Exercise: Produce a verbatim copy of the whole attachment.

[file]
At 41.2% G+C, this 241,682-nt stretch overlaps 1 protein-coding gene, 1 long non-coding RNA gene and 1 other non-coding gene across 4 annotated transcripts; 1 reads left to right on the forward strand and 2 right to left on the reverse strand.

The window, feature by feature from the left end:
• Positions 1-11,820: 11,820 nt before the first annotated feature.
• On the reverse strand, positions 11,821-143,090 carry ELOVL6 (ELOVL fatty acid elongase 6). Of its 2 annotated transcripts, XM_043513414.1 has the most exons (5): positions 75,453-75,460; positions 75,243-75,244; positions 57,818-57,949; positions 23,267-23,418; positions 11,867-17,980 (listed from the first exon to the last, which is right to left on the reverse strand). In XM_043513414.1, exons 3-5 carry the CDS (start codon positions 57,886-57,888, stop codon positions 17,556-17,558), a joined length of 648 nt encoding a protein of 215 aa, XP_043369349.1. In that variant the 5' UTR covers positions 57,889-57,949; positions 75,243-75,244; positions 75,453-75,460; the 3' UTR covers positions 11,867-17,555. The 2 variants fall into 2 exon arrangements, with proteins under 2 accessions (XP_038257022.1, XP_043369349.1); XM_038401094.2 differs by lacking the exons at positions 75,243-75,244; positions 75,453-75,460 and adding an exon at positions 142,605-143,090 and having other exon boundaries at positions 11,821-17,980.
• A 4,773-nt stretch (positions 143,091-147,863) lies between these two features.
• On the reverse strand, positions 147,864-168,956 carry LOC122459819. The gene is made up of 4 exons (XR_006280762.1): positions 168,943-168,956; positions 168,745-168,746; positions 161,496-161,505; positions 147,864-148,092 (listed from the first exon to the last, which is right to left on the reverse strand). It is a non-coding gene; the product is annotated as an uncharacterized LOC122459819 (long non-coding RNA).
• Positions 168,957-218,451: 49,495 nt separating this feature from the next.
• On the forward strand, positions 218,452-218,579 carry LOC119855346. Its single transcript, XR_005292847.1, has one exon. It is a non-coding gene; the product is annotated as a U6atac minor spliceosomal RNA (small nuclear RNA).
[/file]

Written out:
At 41.2% G+C, this 241,682-nt stretch overlaps 1 protein-coding gene, 1 long non-coding RNA gene and 1 other non-coding gene across 4 annotated transcripts; 1 reads left to right on the forward strand and 2 right to left on the reverse strand.

The window, feature by feature from the left end:
• Positions 1-11,820: 11,820 nt before the first annotated feature.
• On the reverse strand, positions 11,821-143,090 carry ELOVL6 (ELOVL fatty acid elongase 6). Of its 2 annotated transcripts, XM_043513414.1 has the most exons (5): positions 75,453-75,460; positions 75,243-75,244; positions 57,818-57,949; positions 23,267-23,418; positions 11,867-17,980 (listed from the first exon to the last, which is right to left on the reverse strand). In XM_043513414.1, exons 3-5 carry the CDS (start codon positions 57,886-57,888, stop codon positions 17,556-17,558), a joined length of 648 nt encoding a protein of 215 aa, XP_043369349.1. In that variant the 5' UTR covers positions 57,889-57,949; positions 75,243-75,244; positions 75,453-75,460; the 3' UTR covers positions 11,867-17,555. The 2 variants fall into 2 exon arrangements, with proteins under 2 accessions (XP_038257022.1, XP_043369349.1); XM_038401094.2 differs by lacking the exons at positions 75,243-75,244; positions 75,453-75,460 and adding an exon at positions 142,605-143,090 and having other exon boundaries at positions 11,821-17,980.
• A 4,773-nt stretch (positions 143,091-147,863) lies between these two features.
• On the reverse strand, positions 147,864-168,956 carry LOC122459819. The gene is made up of 4 exons (XR_006280762.1): positions 168,943-168,956; positions 168,745-168,746; positions 161,496-161,505; positions 147,864-148,092 (listed from the first exon to the last, which is right to left on the reverse strand). It is a non-coding gene; the product is annotated as an uncharacterized LOC122459819 (long non-coding RNA).
• Positions 168,957-218,451: 49,495 nt separating this feature from the next.
• On the forward strand, positions 218,452-218,579 carry LOC119855346. Its single transcript, XR_005292847.1, has one exon. It is a non-coding gene; the product is annotated as a U6atac minor spliceosomal RNA (small nuclear RNA).